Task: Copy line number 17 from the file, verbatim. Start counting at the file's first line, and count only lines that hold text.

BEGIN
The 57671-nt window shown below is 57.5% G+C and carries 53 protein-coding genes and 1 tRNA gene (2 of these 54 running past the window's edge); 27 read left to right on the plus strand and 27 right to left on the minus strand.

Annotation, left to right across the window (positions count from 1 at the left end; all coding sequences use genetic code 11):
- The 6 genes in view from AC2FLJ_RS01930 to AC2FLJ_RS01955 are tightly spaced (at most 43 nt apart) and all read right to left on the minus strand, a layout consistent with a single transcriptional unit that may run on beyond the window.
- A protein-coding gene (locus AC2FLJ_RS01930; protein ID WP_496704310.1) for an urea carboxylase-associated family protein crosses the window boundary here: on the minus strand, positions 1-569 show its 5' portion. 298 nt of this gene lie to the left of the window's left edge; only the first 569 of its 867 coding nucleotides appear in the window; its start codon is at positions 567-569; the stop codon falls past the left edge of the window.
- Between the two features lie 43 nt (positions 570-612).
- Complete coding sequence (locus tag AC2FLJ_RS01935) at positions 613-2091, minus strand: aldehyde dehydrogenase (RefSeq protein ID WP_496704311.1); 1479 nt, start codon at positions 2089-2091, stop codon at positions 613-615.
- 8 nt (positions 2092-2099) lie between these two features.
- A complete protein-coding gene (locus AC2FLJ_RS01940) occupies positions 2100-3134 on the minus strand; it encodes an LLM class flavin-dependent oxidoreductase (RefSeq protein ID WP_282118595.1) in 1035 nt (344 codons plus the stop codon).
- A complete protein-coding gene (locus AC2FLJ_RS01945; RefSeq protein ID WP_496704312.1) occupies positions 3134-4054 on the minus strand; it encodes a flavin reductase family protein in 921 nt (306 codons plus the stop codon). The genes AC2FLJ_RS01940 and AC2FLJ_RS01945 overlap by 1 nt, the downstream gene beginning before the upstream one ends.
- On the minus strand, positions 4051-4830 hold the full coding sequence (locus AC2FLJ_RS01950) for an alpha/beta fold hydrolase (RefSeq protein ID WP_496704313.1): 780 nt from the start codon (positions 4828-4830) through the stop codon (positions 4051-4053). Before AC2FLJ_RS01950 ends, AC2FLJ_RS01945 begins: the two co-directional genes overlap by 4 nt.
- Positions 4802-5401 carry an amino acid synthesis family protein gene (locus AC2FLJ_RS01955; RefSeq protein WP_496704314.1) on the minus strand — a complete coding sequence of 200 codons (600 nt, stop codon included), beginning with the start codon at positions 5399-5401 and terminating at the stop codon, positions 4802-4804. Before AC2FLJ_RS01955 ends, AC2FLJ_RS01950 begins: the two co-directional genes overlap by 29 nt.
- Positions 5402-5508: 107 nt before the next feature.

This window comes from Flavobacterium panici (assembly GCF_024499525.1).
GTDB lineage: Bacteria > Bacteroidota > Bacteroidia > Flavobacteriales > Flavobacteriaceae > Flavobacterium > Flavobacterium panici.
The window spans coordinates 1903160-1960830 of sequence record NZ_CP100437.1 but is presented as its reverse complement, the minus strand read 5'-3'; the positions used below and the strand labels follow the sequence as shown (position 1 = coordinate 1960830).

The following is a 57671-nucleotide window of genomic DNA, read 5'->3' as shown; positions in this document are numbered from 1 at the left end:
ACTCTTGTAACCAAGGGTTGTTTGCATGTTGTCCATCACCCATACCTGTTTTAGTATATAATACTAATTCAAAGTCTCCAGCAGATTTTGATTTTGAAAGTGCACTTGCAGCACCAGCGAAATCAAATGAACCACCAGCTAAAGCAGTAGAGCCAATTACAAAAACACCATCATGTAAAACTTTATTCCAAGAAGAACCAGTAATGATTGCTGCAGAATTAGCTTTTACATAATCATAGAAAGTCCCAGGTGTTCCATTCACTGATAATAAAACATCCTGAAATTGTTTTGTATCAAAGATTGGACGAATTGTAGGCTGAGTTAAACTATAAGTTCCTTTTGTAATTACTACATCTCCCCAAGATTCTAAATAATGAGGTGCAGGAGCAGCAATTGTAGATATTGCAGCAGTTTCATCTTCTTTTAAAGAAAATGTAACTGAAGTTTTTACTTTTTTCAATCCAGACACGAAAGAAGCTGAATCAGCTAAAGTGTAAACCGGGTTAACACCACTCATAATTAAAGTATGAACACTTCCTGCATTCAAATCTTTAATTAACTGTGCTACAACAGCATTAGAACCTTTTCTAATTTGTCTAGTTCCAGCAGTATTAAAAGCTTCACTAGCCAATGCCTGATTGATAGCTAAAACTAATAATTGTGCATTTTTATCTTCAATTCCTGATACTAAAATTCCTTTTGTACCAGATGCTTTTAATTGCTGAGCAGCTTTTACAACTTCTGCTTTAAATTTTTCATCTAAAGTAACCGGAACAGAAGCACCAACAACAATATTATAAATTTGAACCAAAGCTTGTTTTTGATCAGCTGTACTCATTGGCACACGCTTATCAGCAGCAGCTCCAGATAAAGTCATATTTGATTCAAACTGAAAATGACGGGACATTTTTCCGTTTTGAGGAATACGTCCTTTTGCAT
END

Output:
ACTCTTGTAACCAAGGGTTGTTTGCATGTTGTCCATCACCCATACCTGTTTTAGTATATAATACTAATTCAAAGTCTCCAGCAGATTTTGATTTTGAAAGTGCACTTGCAGCACCAGCGAAATCAAATGAACCACCAGCTAAAGCAGTAGAGCCAATTACAAAAACACCATCATGTAAAACTTTATTCCAAGAAGAACCAGTAATGATTGCTGCAGAATTAGCTTTTACATAATCATAGAAAGTCCCAGGTGTTCCATTCACTGATAATAAAACATCCTGAAATTGTTTTGTATCAAAGATTGGACGAATTGTAGGCTGAGTTAAACTATAAGTTCCTTTTGTAATTACTACATCTCCCCAAGATTCTAAATAATGAGGTGCAGGAGCAGCAATTGTAGATATTGCAGCAGTTTCATCTTCTTTTAAAGAAAATGTAACTGAAGTTTTTACTTTTTTCAATCCAGACACGAAAGAAGCTGAATCAGCTAAAGTGTAAACCGGGTTAACACCACTCATAATTAAAGTATGAACACTTCCTGCATTCAAATCTTTAATTAACTGTGCTACAACAGCATTAGAACCTTTTCTAATTTGTCTAGTTCCAGCAGTATTAAAAGCTTCACTAGCCAATGCCTGATTGATAGCTAAAACTAATAATTGTGCATTTTTATCTTCAATTCCTGATACTAAAATTCCTTTTGTACCAGATGCTTTTAATTGCTGAGCAGCTTTTACAACTTCTGCTTTAAATTTTTCATCTAAAGTAACCGGAACAGAAGCACCAACAACAATATTATAAATTTGAACCAAAGCTTGTTTTTGATCAGCTGTACTCATTGGCACACGCTTATCAGCAGCAGCTCCAGATAAAGTCATATTTGATTCAAACTGAAAATGACGGGACATTTTTCCGTTTTGAGGAATACGTCCTTTTGCAT